Lawmakers pass ankle monitor legislation prompted by Dallas hospital shooting

Ankle monitor legislation spurred by the fatal shooting of two workers inside Methodist Dallas Medical Center in October is headed to Texas Gov. Greg Abbott, The Dallas Morning News reported May 9.

The legislation, which has passed the state House and Senate, would criminalize tampering with an electronic monitoring device.

Under the legislation, parolees and individuals released on bail who knowingly tamper with an electronic monitoring device will face a felony charge.

A parolee who removes their ankle monitor would be required to serve the rest of their original sentence, either consecutively or concurrently with the new sentence, according to The Dallas Morning News. It would not be a criminal offense if a healthcare care provider removed an ankle monitor for medical purposes.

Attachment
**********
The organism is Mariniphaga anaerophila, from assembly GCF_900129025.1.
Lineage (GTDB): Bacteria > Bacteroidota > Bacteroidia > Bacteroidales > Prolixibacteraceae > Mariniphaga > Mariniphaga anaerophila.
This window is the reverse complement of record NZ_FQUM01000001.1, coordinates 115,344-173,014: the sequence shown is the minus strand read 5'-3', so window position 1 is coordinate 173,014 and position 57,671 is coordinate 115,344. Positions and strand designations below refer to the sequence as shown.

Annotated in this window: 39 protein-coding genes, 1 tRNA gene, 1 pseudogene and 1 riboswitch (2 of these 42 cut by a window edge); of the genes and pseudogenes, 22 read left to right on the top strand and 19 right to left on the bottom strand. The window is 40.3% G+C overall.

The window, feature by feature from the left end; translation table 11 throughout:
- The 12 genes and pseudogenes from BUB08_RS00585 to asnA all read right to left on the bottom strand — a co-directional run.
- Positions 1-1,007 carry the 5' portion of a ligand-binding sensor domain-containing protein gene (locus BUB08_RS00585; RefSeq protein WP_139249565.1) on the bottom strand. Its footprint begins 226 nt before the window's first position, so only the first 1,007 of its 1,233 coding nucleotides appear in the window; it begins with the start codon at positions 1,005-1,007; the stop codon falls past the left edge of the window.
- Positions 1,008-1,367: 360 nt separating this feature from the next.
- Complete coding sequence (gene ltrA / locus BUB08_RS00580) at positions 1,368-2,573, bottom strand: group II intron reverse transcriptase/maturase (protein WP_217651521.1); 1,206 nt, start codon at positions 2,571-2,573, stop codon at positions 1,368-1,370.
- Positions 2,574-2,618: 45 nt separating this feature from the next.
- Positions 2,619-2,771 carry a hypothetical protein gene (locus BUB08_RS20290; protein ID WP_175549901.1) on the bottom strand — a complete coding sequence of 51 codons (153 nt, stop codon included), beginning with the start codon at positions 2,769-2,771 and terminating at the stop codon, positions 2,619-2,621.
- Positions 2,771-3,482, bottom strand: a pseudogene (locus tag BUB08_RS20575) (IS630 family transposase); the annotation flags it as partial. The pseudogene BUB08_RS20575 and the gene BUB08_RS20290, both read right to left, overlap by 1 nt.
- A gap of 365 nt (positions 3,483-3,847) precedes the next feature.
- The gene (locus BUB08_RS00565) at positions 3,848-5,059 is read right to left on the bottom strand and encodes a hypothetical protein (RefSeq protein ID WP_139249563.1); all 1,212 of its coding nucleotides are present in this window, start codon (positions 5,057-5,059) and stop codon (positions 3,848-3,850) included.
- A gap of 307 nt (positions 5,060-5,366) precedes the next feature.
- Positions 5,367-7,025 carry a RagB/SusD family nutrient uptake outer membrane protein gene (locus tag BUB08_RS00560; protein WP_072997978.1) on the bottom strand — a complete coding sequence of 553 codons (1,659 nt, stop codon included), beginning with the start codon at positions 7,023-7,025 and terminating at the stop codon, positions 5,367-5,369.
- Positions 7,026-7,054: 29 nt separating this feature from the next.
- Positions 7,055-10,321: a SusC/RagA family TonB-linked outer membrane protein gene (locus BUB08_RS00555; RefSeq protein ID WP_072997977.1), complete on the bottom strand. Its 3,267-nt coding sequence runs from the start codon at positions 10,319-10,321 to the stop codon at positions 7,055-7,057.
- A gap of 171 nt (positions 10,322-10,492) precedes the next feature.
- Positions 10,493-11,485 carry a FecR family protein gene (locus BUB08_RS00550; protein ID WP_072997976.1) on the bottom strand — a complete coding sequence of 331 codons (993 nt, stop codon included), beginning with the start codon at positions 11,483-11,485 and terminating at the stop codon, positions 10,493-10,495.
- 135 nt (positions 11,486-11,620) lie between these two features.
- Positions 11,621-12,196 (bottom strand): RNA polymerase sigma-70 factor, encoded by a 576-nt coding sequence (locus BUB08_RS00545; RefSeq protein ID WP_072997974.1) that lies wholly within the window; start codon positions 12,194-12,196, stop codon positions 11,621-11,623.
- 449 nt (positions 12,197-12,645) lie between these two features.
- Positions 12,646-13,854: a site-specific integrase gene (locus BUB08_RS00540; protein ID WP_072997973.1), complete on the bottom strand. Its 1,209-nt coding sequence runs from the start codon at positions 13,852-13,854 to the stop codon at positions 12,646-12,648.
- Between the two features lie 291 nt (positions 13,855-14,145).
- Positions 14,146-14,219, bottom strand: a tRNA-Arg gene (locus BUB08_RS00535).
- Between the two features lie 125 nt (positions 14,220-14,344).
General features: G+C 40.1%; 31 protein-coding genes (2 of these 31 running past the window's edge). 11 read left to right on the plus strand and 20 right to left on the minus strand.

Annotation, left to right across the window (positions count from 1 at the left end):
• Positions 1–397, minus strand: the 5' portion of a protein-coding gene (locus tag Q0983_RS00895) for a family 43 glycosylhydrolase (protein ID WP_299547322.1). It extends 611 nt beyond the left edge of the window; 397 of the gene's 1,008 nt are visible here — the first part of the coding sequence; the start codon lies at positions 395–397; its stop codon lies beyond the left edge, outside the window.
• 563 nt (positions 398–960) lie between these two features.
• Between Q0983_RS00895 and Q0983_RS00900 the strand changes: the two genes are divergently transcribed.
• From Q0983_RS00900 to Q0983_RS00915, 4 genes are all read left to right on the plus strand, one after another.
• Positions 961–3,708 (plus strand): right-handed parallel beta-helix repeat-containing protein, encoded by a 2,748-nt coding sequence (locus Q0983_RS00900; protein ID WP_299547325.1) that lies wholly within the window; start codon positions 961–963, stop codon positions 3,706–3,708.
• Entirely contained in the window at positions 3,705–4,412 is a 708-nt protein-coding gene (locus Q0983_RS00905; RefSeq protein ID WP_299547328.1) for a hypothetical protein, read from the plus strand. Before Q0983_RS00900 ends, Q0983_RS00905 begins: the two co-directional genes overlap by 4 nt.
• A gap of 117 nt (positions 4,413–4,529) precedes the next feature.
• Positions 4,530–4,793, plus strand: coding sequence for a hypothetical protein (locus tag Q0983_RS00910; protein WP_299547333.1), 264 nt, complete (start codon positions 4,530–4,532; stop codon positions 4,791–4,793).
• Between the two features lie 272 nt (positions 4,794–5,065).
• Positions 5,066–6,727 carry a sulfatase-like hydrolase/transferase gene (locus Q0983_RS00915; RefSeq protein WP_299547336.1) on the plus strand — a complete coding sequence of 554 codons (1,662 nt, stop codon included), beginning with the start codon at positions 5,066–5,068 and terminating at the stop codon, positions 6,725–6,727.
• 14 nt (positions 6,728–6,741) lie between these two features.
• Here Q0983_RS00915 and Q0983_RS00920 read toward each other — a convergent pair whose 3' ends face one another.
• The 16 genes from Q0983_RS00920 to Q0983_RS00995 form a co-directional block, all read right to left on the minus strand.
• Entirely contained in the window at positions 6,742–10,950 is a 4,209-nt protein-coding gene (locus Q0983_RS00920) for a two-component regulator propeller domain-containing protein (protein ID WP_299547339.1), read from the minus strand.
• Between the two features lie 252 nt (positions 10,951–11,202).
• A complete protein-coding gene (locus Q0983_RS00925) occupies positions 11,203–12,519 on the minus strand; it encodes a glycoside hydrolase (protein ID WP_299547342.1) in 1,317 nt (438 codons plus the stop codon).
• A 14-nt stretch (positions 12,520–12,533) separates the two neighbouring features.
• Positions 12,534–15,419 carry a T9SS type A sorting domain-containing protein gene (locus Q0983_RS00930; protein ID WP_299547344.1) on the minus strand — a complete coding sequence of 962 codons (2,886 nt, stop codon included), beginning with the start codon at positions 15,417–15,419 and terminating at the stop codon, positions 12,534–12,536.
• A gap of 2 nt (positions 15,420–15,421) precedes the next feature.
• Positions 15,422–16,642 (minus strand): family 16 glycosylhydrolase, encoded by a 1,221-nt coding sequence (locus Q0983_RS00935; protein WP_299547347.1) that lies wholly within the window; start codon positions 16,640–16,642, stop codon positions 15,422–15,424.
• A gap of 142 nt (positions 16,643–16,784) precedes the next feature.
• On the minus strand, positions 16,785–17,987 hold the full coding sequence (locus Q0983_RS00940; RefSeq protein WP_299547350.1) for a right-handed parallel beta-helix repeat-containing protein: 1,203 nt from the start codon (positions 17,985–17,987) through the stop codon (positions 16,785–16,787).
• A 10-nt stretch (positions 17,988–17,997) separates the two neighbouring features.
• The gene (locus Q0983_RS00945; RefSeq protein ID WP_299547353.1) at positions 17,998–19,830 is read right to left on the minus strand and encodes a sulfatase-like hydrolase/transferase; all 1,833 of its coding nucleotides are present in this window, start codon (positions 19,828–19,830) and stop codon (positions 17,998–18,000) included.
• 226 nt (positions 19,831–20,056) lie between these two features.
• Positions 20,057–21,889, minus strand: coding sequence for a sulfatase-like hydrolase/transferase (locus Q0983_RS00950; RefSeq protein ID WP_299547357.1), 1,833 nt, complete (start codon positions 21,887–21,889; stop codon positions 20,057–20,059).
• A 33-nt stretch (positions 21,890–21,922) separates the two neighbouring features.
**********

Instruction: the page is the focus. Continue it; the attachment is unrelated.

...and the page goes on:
The legislation was prompted by the shooting at Methodist Dallas. 

Nestor Hernandez was charged with capital murder after he allegedly shot a nurse and a caseworker, who died from their injuries. 

Mr. Hernandez, who is accused of shooting Jaqueline Pokuaa, 45, and Katie "Annette" Flowers, 63, was a parolee with an ankle monitor. He arrived at the hospital Oct. 22 after receiving permission to be at the hospital because his girlfriend had given birth to their child, officials have said, according to The Dallas Morning News.

Mr. Hernandez, who was on parole for aggravated robbery, had previously cut off his ankle monitor after serving time in prison for the aggravated robbery, officials have said. Glen Fowler, Methodist Health System's police chief, has said police were not warned that Mr. Hernandez would be at the hospital, according to the newspaper.

The ankle monitor law would take effect in September. 

Additionally, the newspaper reported that other proposals in the Texas legislature would make assault of a worker in a hospital a third-degree felony. Also, notification to law enforcement and other officials would be required when a parolee has permission to visit a hospital.

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